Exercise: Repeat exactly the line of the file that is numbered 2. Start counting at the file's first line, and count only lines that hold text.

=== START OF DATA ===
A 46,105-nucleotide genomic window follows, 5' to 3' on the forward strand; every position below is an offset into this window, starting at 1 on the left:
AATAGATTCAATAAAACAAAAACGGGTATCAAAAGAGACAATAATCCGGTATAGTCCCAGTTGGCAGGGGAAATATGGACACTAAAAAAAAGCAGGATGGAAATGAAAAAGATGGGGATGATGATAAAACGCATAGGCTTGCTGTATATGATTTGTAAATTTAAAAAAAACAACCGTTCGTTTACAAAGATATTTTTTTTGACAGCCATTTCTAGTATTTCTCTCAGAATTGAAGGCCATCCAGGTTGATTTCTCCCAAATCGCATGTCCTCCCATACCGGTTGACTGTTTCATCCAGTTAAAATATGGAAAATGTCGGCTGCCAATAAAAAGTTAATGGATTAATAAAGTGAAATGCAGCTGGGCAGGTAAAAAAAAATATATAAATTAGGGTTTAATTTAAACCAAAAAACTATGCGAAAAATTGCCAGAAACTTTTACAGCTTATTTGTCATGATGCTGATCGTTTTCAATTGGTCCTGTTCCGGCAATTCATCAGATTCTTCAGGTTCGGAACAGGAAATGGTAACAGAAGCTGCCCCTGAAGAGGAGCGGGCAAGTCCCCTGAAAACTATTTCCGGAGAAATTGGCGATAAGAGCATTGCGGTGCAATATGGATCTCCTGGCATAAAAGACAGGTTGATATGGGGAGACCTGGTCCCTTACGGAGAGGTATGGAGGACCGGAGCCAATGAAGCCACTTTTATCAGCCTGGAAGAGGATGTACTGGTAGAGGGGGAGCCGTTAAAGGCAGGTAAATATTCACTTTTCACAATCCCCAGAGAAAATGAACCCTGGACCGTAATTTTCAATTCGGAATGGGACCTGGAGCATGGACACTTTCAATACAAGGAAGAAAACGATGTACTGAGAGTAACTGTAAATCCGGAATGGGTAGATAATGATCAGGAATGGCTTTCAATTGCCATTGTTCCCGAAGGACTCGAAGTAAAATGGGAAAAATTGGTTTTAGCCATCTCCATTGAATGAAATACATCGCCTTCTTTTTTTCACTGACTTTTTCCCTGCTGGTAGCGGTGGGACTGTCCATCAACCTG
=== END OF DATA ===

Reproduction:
AATAGATTCAATAAAACAAAAACGGGTATCAAAAGAGACAATAATCCGGTATAGTCCCAGTTGGCAGGGGAAATATGGACACTAAAAAAAAGCAGGATGGAAATGAAAAAGATGGGGATGATGATAAAACGCATAGGCTTGCTGTATATGATTTGTAAATTTAAAAAAAACAACCGTTCGTTTACAAAGATATTTTTTTTGACAGCCATTTCTAGTATTTCTCTCAGAATTGAAGGCCATCCAGGTTGATTTCTCCCAAATCGCATGTCCTCCCATACCGGTTGACTGTTTCATCCAGTTAAAATATGGAAAATGTCGGCTGCCAATAAAAAGTTAATGGATTAATAAAGTGAAATGCAGCTGGGCAGGTAAAAAAAAATATATAAATTAGGGTTTAATTTAAACCAAAAAACTATGCGAAAAATTGCCAGAAACTTTTACAGCTTATTTGTCATGATGCTGATCGTTTTCAATTGGTCCTGTTCCGGCAATTCATCAGATTCTTCAGGTTCGGAACAGGAAATGGTAACAGAAGCTGCCCCTGAAGAGGAGCGGGCAAGTCCCCTGAAAACTATTTCCGGAGAAATTGGCGATAAGAGCATTGCGGTGCAATATGGATCTCCTGGCATAAAAGACAGGTTGATATGGGGAGACCTGGTCCCTTACGGAGAGGTATGGAGGACCGGAGCCAATGAAGCCACTTTTATCAGCCTGGAAGAGGATGTACTGGTAGAGGGGGAGCCGTTAAAGGCAGGTAAATATTCACTTTTCACAATCCCCAGAGAAAATGAACCCTGGACCGTAATTTTCAATTCGGAATGGGACCTGGAGCATGGACACTTTCAATACAAGGAAGAAAACGATGTACTGAGAGTAACTGTAAATCCGGAATGGGTAGATAATGATCAGGAATGGCTTTCAATTGCCATTGTTCCCGAAGGACTCGAAGTAAAATGGGAAAAATTGGTTTTAGCCATCTCCATTGAATGAAATACATCGCCTTCTTTTTTTCACTGACTTTTTCCCTGCTGGTAGCGGTGGGACTGTCCATCAACCTG